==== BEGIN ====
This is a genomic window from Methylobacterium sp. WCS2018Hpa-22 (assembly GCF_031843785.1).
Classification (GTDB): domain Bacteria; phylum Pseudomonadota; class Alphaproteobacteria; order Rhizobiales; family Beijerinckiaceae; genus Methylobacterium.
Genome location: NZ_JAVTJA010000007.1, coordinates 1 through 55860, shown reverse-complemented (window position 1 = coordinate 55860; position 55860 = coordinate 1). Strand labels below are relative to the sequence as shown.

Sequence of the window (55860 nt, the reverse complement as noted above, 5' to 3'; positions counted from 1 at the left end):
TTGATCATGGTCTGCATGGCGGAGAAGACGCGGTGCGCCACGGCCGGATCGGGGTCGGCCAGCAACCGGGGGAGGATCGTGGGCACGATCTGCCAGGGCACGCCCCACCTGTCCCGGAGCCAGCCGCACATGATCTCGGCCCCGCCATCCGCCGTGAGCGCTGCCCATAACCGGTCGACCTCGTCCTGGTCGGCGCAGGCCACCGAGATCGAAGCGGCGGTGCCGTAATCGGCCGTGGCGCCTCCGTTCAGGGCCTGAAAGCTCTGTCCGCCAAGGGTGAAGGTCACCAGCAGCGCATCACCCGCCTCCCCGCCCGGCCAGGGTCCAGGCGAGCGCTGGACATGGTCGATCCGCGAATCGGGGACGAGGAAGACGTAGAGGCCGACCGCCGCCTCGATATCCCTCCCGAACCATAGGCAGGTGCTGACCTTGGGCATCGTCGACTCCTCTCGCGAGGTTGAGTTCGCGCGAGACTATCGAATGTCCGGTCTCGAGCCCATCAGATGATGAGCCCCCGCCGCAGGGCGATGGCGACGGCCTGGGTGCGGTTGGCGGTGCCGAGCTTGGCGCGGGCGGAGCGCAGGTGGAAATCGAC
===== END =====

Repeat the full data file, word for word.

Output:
This is a genomic window from Methylobacterium sp. WCS2018Hpa-22 (assembly GCF_031843785.1).
Classification (GTDB): domain Bacteria; phylum Pseudomonadota; class Alphaproteobacteria; order Rhizobiales; family Beijerinckiaceae; genus Methylobacterium.
Genome location: NZ_JAVTJA010000007.1, coordinates 1 through 55860, shown reverse-complemented (window position 1 = coordinate 55860; position 55860 = coordinate 1). Strand labels below are relative to the sequence as shown.

Sequence of the window (55860 nt, the reverse complement as noted above, 5' to 3'; positions counted from 1 at the left end):
TTGATCATGGTCTGCATGGCGGAGAAGACGCGGTGCGCCACGGCCGGATCGGGGTCGGCCAGCAACCGGGGGAGGATCGTGGGCACGATCTGCCAGGGCACGCCCCACCTGTCCCGGAGCCAGCCGCACATGATCTCGGCCCCGCCATCCGCCGTGAGCGCTGCCCATAACCGGTCGACCTCGTCCTGGTCGGCGCAGGCCACCGAGATCGAAGCGGCGGTGCCGTAATCGGCCGTGGCGCCTCCGTTCAGGGCCTGAAAGCTCTGTCCGCCAAGGGTGAAGGTCACCAGCAGCGCATCACCCGCCTCCCCGCCCGGCCAGGGTCCAGGCGAGCGCTGGACATGGTCGATCCGCGAATCGGGGACGAGGAAGACGTAGAGGCCGACCGCCGCCTCGATATCCCTCCCGAACCATAGGCAGGTGCTGACCTTGGGCATCGTCGACTCCTCTCGCGAGGTTGAGTTCGCGCGAGACTATCGAATGTCCGGTCTCGAGCCCATCAGATGATGAGCCCCCGCCGCAGGGCGATGGCGACGGCCTGGGTGCGGTTGGCGGTGCCGAGCTTGGCGCGGGCGGAGCGCAGGTGGAAATCGAC